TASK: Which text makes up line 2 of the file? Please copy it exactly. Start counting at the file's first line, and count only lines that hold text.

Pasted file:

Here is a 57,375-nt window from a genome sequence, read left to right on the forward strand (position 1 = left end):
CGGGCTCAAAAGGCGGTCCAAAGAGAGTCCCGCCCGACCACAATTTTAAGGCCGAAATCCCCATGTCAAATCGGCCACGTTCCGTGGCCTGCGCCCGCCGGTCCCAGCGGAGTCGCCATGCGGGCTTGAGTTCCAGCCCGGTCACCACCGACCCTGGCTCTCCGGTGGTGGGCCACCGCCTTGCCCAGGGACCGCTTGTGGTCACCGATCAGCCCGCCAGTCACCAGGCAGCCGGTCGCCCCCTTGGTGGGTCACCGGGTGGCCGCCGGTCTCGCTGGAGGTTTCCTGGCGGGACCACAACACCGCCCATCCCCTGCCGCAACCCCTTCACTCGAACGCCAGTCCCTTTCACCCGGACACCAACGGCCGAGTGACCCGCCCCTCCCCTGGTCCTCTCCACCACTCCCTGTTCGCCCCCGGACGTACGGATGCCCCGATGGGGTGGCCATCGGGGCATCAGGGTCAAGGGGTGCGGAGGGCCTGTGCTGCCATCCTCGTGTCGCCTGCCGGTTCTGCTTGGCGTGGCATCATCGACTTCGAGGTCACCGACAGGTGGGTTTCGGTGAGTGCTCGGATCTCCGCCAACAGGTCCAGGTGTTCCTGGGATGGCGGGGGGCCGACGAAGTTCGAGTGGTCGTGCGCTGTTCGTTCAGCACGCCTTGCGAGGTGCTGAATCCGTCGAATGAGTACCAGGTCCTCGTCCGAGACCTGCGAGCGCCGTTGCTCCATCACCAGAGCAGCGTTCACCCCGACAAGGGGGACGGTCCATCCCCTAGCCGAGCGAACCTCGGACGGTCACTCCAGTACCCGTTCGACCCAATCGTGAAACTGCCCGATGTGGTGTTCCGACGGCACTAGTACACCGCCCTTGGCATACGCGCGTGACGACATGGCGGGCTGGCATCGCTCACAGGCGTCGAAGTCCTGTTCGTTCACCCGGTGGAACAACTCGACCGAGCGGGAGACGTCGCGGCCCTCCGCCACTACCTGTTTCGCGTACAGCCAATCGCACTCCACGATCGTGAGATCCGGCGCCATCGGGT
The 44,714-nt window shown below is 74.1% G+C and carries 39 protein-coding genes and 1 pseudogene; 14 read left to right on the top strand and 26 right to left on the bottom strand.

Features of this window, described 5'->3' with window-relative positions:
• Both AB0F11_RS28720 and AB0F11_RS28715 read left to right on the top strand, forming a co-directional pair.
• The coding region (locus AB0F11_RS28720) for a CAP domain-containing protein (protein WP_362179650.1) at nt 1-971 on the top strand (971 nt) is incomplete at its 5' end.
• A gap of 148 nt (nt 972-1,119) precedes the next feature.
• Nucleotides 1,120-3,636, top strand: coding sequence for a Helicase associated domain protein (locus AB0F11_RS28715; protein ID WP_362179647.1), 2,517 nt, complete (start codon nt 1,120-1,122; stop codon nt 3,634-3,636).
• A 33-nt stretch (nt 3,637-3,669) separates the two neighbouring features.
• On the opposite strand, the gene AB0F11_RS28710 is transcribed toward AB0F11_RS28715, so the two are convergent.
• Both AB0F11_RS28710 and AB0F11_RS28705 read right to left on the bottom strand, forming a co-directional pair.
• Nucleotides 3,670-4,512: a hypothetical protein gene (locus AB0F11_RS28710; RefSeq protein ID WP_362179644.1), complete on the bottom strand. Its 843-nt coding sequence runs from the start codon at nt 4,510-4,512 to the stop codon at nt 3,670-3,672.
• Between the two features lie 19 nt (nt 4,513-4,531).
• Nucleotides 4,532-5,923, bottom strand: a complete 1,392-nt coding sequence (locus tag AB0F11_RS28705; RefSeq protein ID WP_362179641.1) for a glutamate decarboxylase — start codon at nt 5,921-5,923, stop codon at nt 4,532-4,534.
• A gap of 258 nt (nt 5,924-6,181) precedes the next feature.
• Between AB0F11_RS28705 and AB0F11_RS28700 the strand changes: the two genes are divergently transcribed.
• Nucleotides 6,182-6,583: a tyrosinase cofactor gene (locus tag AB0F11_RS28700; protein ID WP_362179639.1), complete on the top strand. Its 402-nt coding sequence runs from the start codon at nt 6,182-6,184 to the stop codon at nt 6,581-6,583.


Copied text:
CGGGCTCAAAAGGCGGTCCAAAGAGAGTCCCGCCCGACCACAATTTTAAGGCCGAAATCCCCATGTCAAATCGGCCACGTTCCGTGGCCTGCGCCCGCCGGTCCCAGCGGAGTCGCCATGCGGGCTTGAGTTCCAGCCCGGTCACCACCGACCCTGGCTCTCCGGTGGTGGGCCACCGCCTTGCCCAGGGACCGCTTGTGGTCACCGATCAGCCCGCCAGTCACCAGGCAGCCGGTCGCCCCCTTGGTGGGTCACCGGGTGGCCGCCGGTCTCGCTGGAGGTTTCCTGGCGGGACCACAACACCGCCCATCCCCTGCCGCAACCCCTTCACTCGAACGCCAGTCCCTTTCACCCGGACACCAACGGCCGAGTGACCCGCCCCTCCCCTGGTCCTCTCCACCACTCCCTGTTCGCCCCCGGACGTACGGATGCCCCGATGGGGTGGCCATCGGGGCATCAGGGTCAAGGGGTGCGGAGGGCCTGTGCTGCCATCCTCGTGTCGCCTGCCGGTTCTGCTTGGCGTGGCATCATCGACTTCGAGGTCACCGACAGGTGGGTTTCGGTGAGTGCTCGGATCTCCGCCAACAGGTCCAGGTGTTCCTGGGATGGCGGGGGGCCGACGAAGTTCGAGTGGTCGTGCGCTGTTCGTTCAGCACGCCTTGCGAGGTGCTGAATCCGTCGAATGAGTACCAGGTCCTCGTCCGAGACCTGCGAGCGCCGTTGCTCCATCACCAGAGCAGCGTTCACCCCGACAAGGGGGACGGTCCATCCCCTAGCCGAGCGAACCTCGGACGGTCACTCCAGTACCCGTTCGACCCAATCGTGAAACTGCCCGATGTGGTGTTCCGACGGCACTAGTACACCGCCCTTGGCATACGCGCGTGACGACATGGCGGGCTGGCATCGCTCACAGGCGTCGAAGTCCTGTTCGTTCACCCGGTGGAACAACTCGACCGAGCGGGAGACGTCGCGGCCCTCCGCCACTACCTGTTTCGCGTACAGCCAATCGCACTCCACGATCGTGAGATCCGGCGCCATCGGGT